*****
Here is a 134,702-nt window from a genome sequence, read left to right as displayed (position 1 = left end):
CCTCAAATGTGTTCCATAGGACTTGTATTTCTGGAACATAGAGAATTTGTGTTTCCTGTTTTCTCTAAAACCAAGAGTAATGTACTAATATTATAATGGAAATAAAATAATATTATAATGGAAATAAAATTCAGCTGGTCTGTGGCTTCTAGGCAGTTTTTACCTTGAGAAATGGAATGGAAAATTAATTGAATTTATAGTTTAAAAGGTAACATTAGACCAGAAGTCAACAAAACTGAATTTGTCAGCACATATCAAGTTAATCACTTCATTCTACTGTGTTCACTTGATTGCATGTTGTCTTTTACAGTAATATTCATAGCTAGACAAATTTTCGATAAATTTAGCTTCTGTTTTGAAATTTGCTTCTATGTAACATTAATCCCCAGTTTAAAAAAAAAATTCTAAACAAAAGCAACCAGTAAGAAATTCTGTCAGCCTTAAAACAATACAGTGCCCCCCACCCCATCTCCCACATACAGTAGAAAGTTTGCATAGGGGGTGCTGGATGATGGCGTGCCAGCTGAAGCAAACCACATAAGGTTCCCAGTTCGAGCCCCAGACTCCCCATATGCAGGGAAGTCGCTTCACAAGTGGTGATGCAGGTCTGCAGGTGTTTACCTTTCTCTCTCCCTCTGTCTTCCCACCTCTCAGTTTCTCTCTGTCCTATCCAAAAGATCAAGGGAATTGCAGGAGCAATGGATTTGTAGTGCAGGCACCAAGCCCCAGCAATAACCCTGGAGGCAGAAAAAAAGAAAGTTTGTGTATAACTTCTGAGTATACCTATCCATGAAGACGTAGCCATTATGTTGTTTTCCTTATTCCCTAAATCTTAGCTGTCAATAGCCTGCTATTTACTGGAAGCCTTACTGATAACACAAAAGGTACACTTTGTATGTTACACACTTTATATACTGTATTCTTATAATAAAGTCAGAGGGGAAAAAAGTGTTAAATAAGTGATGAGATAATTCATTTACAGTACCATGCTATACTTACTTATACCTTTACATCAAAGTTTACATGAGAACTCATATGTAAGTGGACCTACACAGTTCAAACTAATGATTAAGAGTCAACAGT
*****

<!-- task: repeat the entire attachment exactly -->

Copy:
Here is a 134,702-nt window from a genome sequence, read left to right as displayed (position 1 = left end):
CCTCAAATGTGTTCCATAGGACTTGTATTTCTGGAACATAGAGAATTTGTGTTTCCTGTTTTCTCTAAAACCAAGAGTAATGTACTAATATTATAATGGAAATAAAATAATATTATAATGGAAATAAAATTCAGCTGGTCTGTGGCTTCTAGGCAGTTTTTACCTTGAGAAATGGAATGGAAAATTAATTGAATTTATAGTTTAAAAGGTAACATTAGACCAGAAGTCAACAAAACTGAATTTGTCAGCACATATCAAGTTAATCACTTCATTCTACTGTGTTCACTTGATTGCATGTTGTCTTTTACAGTAATATTCATAGCTAGACAAATTTTCGATAAATTTAGCTTCTGTTTTGAAATTTGCTTCTATGTAACATTAATCCCCAGTTTAAAAAAAAAATTCTAAACAAAAGCAACCAGTAAGAAATTCTGTCAGCCTTAAAACAATACAGTGCCCCCCACCCCATCTCCCACATACAGTAGAAAGTTTGCATAGGGGGTGCTGGATGATGGCGTGCCAGCTGAAGCAAACCACATAAGGTTCCCAGTTCGAGCCCCAGACTCCCCATATGCAGGGAAGTCGCTTCACAAGTGGTGATGCAGGTCTGCAGGTGTTTACCTTTCTCTCTCCCTCTGTCTTCCCACCTCTCAGTTTCTCTCTGTCCTATCCAAAAGATCAAGGGAATTGCAGGAGCAATGGATTTGTAGTGCAGGCACCAAGCCCCAGCAATAACCCTGGAGGCAGAAAAAAAGAAAGTTTGTGTATAACTTCTGAGTATACCTATCCATGAAGACGTAGCCATTATGTTGTTTTCCTTATTCCCTAAATCTTAGCTGTCAATAGCCTGCTATTTACTGGAAGCCTTACTGATAACACAAAAGGTACACTTTGTATGTTACACACTTTATATACTGTATTCTTATAATAAAGTCAGAGGGGAAAAAAGTGTTAAATAAGTGATGAGATAATTCATTTACAGTACCATGCTATACTTACTTATACCTTTACATCAAAGTTTACATGAGAACTCATATGTAAGTGGACCTACACAGTTCAAACTAATGATTAAGAGTCAACAGT